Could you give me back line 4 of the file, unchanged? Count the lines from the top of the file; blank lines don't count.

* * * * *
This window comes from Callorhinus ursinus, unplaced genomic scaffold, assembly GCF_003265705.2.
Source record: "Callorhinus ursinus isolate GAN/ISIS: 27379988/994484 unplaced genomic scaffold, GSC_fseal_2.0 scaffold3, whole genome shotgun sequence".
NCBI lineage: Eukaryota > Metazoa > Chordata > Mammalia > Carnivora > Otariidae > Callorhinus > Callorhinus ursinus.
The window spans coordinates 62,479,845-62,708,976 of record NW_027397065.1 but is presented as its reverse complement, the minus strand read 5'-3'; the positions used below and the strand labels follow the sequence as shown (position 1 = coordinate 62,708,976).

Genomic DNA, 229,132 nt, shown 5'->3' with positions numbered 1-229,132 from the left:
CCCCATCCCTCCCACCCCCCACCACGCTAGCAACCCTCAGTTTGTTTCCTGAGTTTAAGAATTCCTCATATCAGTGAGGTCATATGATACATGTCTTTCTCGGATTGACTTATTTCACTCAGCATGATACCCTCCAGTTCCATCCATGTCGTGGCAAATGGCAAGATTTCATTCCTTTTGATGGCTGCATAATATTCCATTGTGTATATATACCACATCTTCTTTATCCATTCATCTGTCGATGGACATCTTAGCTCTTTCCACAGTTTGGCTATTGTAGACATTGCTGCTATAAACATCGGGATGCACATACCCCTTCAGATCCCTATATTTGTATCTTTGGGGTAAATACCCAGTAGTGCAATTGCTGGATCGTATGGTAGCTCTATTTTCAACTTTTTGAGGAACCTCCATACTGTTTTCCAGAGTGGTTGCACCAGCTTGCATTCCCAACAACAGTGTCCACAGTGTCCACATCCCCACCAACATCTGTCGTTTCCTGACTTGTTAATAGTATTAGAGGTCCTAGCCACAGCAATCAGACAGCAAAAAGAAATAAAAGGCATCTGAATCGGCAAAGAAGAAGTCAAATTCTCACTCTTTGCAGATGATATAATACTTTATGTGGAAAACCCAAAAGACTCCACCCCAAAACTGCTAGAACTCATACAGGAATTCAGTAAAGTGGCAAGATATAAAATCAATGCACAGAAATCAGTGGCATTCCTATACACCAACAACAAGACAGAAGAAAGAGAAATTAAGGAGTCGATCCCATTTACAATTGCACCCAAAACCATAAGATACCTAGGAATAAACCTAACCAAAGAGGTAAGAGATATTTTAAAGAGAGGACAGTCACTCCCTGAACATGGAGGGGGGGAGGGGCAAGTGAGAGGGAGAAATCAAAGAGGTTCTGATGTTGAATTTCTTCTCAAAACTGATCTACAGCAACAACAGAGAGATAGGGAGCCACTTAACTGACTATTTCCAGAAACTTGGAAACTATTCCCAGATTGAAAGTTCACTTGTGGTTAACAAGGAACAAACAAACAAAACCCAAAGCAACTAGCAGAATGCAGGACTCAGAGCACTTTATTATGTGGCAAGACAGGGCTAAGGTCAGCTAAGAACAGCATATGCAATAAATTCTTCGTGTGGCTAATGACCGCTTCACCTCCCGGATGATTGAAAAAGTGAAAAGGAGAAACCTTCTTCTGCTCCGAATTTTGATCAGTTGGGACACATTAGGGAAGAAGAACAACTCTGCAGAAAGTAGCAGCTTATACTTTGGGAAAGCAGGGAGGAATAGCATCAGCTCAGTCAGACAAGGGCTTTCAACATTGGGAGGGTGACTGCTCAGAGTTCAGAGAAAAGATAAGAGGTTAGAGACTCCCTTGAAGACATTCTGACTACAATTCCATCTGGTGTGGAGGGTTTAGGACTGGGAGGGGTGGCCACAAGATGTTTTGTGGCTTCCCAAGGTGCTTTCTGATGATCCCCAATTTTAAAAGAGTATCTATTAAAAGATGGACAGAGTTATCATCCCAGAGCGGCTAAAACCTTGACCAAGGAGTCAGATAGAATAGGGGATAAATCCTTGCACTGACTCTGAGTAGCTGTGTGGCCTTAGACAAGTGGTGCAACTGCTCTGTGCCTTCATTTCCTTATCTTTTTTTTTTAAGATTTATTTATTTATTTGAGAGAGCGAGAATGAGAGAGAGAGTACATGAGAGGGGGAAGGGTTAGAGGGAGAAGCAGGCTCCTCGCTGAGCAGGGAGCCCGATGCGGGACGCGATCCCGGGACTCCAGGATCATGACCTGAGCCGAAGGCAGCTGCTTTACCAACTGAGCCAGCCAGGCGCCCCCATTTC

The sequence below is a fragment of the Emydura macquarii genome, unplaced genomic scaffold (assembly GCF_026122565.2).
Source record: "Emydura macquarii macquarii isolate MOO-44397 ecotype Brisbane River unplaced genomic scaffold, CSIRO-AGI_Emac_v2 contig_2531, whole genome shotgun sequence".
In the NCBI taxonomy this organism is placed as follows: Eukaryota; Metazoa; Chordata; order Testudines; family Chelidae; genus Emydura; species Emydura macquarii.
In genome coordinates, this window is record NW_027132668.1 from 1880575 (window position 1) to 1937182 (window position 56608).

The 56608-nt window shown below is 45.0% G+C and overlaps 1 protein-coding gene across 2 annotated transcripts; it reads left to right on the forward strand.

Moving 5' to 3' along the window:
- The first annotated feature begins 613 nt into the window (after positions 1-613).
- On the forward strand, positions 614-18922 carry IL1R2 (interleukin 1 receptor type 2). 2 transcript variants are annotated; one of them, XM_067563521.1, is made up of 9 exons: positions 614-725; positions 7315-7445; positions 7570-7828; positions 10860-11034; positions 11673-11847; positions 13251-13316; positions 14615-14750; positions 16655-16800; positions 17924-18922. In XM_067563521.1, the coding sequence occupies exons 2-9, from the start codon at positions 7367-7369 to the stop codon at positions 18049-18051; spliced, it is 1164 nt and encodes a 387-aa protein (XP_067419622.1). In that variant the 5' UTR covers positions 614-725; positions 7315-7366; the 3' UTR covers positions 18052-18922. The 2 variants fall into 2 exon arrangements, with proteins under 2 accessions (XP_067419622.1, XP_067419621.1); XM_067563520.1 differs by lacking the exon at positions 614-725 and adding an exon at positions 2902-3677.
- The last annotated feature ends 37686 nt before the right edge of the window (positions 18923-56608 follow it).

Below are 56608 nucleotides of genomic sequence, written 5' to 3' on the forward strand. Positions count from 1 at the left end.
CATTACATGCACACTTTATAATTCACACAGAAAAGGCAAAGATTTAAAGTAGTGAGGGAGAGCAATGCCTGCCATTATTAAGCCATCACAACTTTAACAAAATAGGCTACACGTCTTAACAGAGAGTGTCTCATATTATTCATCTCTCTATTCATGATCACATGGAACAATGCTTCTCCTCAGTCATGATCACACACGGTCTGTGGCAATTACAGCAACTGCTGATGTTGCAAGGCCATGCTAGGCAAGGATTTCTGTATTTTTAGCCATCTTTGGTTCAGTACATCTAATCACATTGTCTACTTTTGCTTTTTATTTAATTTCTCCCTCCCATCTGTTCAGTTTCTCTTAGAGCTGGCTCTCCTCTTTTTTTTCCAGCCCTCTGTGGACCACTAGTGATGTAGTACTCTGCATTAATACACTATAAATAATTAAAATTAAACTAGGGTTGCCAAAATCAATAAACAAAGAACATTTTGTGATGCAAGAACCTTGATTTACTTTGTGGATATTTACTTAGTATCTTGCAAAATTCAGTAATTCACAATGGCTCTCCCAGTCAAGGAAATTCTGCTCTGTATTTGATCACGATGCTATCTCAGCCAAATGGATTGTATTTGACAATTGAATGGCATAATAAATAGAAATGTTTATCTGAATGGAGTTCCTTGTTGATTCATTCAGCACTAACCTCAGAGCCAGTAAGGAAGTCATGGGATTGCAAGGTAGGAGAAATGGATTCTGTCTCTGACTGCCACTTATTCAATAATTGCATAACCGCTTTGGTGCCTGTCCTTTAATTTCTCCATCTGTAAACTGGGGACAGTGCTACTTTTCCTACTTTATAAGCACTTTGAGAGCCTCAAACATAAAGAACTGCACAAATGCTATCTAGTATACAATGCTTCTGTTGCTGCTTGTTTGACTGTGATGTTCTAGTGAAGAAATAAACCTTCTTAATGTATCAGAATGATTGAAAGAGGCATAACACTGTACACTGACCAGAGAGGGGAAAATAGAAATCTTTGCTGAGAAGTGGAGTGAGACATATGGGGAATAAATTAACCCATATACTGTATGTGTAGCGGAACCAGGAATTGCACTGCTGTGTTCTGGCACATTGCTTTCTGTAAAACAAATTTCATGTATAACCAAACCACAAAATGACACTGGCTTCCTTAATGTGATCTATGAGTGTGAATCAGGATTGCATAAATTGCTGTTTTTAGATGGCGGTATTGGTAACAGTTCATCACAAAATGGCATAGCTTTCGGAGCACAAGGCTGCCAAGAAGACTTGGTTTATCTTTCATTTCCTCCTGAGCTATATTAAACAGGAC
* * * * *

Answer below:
The window spans coordinates 62,479,845-62,708,976 of record NW_027397065.1 but is presented as its reverse complement, the minus strand read 5'-3'; the positions used below and the strand labels follow the sequence as shown (position 1 = coordinate 62,708,976).